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Latest Newsletter available for November - Don't forget to check your emails regularly for the latest information. - Attendance News: A week plagued with Chicken Pox and other illnesses this week. Congratulations to Jays Class who managed to achieve 94.4% and are our weekly attendance winners. Hopefully next week we will all be well and can have a great week and improve on the school weekly attendance of 85.04%

Specific Phobias

What is it?

 

Specific phobias are an overwhelming and unreasonable fear of objects or situations that pose little real danger but provoke anxiety and avoidance. Unlike the brief anxiety you may feel when giving a speech or taking a test, specific phobias are long lasting, cause intense physical and psychological reactions, and can affect your ability to function normally at school or in social settings.

Specific phobias are among the most common anxiety disorders, and not all phobias need treatment.

 

 

What causes specific phobias in a child?

 

Much is still unknown about the actual cause of specific phobias. Causes may include:

  • Negative experiences. Many phobias develop as a result of having a negative experience or panic attack related to a specific object or situation.
  • Genetics and environment. There may be a link between your own specific phobia and the phobia or anxiety of your parents — this could be due to genetics or learned behavior.
  • Brain function. Changes in brain functioning also may play a role in developing specific phobias.

These factors may increase your risk of specific phobias:

  • Your age. Specific phobias can first appear in childhood, usually by age 10, but can occur later in life.
  • Your relatives. 
  • Your temperament. 
  • A negative experience. 
  • Learning about negative experiences. 

 

What are the symptoms of specific phobias in a child?

 

 

A specific phobia involves an intense, persistent fear of a specific object or situation that's out of proportion to the actual risk. There are many types of phobias, and it's not unusual to experience a specific phobia about more than one object or situation. Specific phobias can also occur along with other types of anxiety disorders.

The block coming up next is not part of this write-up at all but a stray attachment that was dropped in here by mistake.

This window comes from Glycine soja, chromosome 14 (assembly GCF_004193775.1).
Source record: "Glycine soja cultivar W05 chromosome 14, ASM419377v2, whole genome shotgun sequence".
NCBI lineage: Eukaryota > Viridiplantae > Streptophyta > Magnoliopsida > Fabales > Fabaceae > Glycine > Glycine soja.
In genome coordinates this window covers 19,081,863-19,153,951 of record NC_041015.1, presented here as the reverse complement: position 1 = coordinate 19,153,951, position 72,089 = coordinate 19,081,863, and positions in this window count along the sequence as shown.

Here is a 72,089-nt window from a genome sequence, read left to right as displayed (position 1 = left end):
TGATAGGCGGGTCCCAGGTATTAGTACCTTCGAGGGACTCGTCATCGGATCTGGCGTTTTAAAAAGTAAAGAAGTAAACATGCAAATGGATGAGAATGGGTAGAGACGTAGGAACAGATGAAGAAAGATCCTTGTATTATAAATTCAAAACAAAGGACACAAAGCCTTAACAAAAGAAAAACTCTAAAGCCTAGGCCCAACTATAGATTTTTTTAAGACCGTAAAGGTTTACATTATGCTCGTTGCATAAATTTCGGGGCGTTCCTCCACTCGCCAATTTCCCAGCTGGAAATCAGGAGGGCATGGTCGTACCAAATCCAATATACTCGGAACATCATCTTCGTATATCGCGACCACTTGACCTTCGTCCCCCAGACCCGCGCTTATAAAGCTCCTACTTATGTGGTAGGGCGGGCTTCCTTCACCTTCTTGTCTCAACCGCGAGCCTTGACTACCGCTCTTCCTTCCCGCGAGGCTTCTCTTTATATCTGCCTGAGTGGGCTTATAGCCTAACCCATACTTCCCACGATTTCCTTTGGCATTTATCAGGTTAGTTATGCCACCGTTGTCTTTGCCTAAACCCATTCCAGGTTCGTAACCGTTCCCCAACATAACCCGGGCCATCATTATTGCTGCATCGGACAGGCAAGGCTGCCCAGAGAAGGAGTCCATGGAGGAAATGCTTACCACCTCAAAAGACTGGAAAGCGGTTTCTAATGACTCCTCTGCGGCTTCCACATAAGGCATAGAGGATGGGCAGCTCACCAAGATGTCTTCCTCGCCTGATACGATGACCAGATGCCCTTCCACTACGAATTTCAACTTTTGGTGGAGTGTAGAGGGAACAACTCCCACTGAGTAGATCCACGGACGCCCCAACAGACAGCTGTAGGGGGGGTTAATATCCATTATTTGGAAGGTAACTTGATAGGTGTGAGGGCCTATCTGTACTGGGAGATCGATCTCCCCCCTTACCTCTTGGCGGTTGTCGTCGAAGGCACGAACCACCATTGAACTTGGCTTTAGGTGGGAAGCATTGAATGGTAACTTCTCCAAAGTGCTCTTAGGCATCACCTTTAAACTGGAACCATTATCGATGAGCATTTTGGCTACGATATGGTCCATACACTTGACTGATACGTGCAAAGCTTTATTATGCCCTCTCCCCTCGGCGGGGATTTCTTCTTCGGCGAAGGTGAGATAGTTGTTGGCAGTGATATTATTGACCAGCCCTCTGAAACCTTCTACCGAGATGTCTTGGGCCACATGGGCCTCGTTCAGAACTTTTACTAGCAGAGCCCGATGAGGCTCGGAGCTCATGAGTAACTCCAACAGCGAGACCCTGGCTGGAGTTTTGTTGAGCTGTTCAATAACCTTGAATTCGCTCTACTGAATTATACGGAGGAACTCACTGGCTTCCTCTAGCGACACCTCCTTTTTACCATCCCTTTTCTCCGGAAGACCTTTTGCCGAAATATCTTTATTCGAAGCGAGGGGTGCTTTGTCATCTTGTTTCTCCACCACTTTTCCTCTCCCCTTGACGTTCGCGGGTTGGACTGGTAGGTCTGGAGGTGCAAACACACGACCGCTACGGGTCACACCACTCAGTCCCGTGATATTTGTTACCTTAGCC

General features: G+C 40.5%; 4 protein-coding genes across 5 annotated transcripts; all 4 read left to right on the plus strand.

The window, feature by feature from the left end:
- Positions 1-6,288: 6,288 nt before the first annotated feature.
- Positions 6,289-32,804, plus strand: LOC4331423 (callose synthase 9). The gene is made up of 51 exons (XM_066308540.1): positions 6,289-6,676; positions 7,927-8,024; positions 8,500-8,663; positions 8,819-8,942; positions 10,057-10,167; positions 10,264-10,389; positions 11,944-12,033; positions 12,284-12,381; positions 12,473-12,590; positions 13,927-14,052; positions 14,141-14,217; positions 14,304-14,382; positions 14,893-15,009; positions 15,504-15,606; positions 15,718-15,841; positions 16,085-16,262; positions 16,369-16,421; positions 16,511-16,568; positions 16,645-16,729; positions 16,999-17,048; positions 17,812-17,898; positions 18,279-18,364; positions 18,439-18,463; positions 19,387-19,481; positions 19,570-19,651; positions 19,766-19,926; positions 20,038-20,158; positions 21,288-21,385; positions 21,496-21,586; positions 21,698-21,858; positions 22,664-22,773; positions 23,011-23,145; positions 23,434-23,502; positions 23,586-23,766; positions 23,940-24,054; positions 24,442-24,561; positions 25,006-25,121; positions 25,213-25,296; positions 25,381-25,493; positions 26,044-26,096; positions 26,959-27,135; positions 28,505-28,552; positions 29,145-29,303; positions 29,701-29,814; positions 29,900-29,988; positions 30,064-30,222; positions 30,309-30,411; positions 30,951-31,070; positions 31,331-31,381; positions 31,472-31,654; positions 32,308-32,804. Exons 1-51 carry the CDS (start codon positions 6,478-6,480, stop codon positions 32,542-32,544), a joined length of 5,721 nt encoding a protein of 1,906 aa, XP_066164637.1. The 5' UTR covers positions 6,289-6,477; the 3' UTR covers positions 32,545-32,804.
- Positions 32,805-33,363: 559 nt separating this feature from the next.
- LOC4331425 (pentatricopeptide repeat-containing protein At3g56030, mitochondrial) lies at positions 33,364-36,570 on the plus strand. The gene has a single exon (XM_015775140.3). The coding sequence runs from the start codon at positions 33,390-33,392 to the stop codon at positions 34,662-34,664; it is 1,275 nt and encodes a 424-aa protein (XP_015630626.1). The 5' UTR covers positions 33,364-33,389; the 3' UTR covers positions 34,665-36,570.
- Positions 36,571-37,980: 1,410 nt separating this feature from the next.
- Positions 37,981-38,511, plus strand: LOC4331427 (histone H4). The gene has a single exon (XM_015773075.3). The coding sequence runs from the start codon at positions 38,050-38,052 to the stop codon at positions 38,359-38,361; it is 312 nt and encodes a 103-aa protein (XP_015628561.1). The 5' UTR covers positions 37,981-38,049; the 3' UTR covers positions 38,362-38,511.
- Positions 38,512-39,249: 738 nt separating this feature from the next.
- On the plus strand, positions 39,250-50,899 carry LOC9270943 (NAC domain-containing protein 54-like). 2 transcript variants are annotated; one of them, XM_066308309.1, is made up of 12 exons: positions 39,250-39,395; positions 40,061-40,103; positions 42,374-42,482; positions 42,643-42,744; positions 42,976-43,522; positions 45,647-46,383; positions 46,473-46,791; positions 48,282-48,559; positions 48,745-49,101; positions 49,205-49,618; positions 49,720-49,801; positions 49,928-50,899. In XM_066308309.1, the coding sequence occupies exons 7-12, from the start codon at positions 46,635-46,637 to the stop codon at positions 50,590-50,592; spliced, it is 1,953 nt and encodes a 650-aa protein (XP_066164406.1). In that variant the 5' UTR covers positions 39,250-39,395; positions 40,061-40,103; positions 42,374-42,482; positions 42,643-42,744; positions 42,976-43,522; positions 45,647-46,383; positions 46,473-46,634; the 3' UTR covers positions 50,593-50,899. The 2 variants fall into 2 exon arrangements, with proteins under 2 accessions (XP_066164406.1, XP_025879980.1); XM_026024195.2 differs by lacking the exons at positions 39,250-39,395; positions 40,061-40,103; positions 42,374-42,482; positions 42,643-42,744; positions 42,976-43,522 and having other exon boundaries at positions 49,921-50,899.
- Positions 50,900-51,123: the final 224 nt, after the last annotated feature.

Common categories of specific phobias are a fear of:

  • Situations, such as airplanes, enclosed spaces or going to school
  • Nature, such as thunderstorms or heights
  • Animals or insects, such as dogs or spiders
  • Blood, injection or injury, such as needles, accidents or medical procedures
  • Others, such as choking, vomiting, loud noises or clowns

Each specific phobia is referred to by its own term. Examples of more common terms include acrophobia for the fear of heights and claustrophobia for the fear of confined spaces.

No matter what specific phobia you have, it's likely to produce these types of reactions:

  • An immediate feeling of intense fear, anxiety and panic when exposed to or even thinking about the source of your fear
  • Awareness that your fears are unreasonable or exaggerated but feeling powerless to control them
  • Worsening anxiety as the situation or object gets closer to you in time or physical proximity
  • Doing everything possible to avoid the object or situation or enduring it with intense anxiety or fear
  • Difficulty functioning normally because of your fear
  • Physical reactions and sensations, including sweating, rapid heartbeat, tight chest or difficulty breathing
  • Feeling nauseated, dizzy or fainting around blood or injuries
  • In children, possibly tantrums, clinging, crying, or refusing to leave a parent's side or approach their fear

 

 

Key points about specific phobias in children

 

  • Specific Phobias are a type of mental health problem, specifically linked to anxiety. A specific phobia can show in children, usually around 10 years old.

  • The cause of specific phobias can be biological, medical, genetical or environmental.

  • Symptoms seem irrational and an annoyance but must be addressed early, especially in childhood.

  • A psychological evaluation is needed to determine the cause and specific phobia.

  • Treatment includes therapy and medicines.

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